It’s hard to imagine a small boy having such a grand moniker, but Ephraim Geoffrey Peyton (1802–1876) lived up to its promise. Born in Elizabethtown, Kentucky, he married Artemisia “Ina” Patton, moved to Mississippi and switched from teaching school to practicing law. He spent his last years behind the bench, ultimately serving as chief justice of the Mississippi supreme court.
Judge Peyton admired his name enough to pass it along to one of his many children. The second Ephraim Geoffrey Peyton (1846–1889) fought for the Confederacy before settling into judicial robes of his own. The third Ephraim Geoffrey Peyton (1876–1950) inherited his father’s military bent: The brigadier general retired with a chest full of medals and was buried at Arlington National Cemetery.
Although the name “Ephraim Peyton” appears twice on a large stone in section five of Dallas’s historic Oakland Cemetery, it’s likely neither the patriarch nor his namesake son (nor his grandson, for that matter) ever saw Texas. They are memorialized on a cenotaph — a monument to those buried elsewhere — to provide context for the members of the Peyton family who not only came to Texas, but lived in Dallas.
It reads: In memory of Ephraim and Artemisia Peyton and family of Copiah Co., Miss, five of whom died in infancy and nine lived to be grown namely Martin, Emily, Laura, Artemisia, Octavia, Ephraim, Burroughs, Robert and Philip. Four sleep in Texas. All are waiting upon the sure and precious promise of God. A.D. 1921.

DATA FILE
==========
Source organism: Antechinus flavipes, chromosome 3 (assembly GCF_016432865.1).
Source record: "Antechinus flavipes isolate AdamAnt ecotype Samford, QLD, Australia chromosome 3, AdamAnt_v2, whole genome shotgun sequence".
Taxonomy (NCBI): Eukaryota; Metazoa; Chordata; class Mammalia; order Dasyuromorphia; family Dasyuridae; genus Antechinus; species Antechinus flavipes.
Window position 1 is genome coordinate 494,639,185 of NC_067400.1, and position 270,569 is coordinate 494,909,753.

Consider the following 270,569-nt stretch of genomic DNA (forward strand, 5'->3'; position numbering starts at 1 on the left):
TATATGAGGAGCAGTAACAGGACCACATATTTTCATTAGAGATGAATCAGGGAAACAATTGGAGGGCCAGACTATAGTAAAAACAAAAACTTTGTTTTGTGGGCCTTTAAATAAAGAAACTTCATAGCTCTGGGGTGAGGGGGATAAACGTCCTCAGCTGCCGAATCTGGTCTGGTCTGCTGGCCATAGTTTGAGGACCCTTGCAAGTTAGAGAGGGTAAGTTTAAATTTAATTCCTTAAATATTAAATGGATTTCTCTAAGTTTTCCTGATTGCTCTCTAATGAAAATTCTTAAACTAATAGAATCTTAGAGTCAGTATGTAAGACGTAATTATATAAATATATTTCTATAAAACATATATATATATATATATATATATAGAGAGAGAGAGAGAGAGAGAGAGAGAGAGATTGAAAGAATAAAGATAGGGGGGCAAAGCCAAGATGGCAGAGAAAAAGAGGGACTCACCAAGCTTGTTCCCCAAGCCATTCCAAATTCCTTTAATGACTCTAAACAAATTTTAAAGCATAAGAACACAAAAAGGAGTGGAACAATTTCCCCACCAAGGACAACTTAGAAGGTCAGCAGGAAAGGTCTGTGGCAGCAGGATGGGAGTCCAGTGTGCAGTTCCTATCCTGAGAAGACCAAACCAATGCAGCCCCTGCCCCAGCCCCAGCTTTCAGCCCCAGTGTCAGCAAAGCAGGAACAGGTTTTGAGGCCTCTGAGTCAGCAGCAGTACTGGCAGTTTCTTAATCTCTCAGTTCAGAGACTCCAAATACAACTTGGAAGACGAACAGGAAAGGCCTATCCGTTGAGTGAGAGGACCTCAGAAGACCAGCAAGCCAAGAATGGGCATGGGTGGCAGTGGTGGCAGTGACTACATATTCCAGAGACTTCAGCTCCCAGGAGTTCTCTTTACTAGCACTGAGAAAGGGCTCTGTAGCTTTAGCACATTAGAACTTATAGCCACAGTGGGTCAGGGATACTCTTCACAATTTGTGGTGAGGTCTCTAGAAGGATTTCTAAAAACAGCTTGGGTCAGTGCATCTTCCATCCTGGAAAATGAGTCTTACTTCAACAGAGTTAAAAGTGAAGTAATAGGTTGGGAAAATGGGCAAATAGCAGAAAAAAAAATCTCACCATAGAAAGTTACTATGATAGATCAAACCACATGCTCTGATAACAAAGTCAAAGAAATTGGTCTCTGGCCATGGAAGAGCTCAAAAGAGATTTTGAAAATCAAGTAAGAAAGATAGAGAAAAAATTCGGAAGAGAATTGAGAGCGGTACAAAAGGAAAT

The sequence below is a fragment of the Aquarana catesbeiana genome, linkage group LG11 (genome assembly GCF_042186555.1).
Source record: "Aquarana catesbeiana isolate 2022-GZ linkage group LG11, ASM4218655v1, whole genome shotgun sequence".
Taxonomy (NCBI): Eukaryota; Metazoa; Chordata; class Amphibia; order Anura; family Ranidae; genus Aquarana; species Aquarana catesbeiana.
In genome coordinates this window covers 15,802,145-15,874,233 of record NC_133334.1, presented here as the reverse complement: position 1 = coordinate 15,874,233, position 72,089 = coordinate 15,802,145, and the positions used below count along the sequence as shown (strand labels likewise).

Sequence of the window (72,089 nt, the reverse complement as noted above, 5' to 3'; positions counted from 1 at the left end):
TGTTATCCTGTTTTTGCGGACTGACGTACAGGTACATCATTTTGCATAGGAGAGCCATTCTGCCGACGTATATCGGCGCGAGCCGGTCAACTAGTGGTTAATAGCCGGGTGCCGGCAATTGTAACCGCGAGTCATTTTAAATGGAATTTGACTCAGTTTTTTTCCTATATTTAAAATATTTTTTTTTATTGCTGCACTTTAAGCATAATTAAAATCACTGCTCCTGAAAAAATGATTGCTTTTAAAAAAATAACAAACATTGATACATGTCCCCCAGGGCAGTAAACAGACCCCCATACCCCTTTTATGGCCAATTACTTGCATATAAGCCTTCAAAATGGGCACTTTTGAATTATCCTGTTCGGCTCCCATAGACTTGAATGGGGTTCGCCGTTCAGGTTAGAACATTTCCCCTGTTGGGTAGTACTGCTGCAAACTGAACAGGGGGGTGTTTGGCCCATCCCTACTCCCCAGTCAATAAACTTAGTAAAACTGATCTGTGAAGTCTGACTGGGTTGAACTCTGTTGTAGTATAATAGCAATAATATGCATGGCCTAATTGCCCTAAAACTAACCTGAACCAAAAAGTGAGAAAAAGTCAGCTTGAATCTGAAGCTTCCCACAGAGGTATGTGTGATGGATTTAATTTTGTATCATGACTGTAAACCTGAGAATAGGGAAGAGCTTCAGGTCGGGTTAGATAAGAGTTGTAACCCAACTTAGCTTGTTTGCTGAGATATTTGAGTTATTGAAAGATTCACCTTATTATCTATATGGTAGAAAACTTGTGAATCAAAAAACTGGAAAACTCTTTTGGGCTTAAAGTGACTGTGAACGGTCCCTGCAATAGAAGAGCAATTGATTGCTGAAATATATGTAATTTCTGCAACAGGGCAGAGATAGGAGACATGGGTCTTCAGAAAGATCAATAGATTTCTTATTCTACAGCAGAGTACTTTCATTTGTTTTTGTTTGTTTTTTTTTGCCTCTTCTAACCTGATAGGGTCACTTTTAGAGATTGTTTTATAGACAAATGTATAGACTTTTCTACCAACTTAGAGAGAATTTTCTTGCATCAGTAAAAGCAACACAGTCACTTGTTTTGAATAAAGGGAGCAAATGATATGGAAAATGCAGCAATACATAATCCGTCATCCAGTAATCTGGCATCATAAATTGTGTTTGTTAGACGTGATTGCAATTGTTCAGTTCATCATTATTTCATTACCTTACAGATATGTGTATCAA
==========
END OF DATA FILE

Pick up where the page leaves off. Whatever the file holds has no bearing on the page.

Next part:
The cenotaph was erected on a lot purchased by Philip Peyton, one of the four said to “sleep in Texas.” In 1880, all four siblings resided above ground in Dallas. The oldest was Artemisia (b. 1842), her mother’s namesake. She married an Irish immigrant named Patrick Madden, a carpenter and cistern builder, who was on the city’s tax rolls as early as 1878.
The Maddens lived in a residence behind his shop on Pacific Avenue in 1880. It’s unclear what Artemisia’s future held beyond that point.
Better documented are the other three Dallas siblings: The oldest was Octavia Peyton (b. 1844). In 1880, she was keeping house for her two brothers: William Burroughs Peyton (b. 1847) and Philip T. Peyton (b. 1851), a pair of bachelor lawyers who remained inseparable throughout their lives.
Octavia Peyton married Kentucky-born Pennell Samuel Pittman in 1889, about seven months after Pennell’s first wife, Cannie Northcutt, died at 34, leaving behind six children. Cannie may have named their girls — Daisy and Minnie— but it’s likely schoolteacher Pennell chose the names of at least two of his sons — Virgil Greek and Homer.
The 44-year-old Octavia, a music teacher for whom this was a first marriage, took on the duties of wife and stepmother to Pennell and Cannie’s children: The oldest child was 16; the youngest, a year old.
By 1910, Octavia and Pennell were empty nesters in their 60’s, living in the the city’s southern sector. At about that time, Octavia suffered a stroke. In February 1915, Pennell described his wife’s condition in a letter to his sister in Cave City, Kentucky: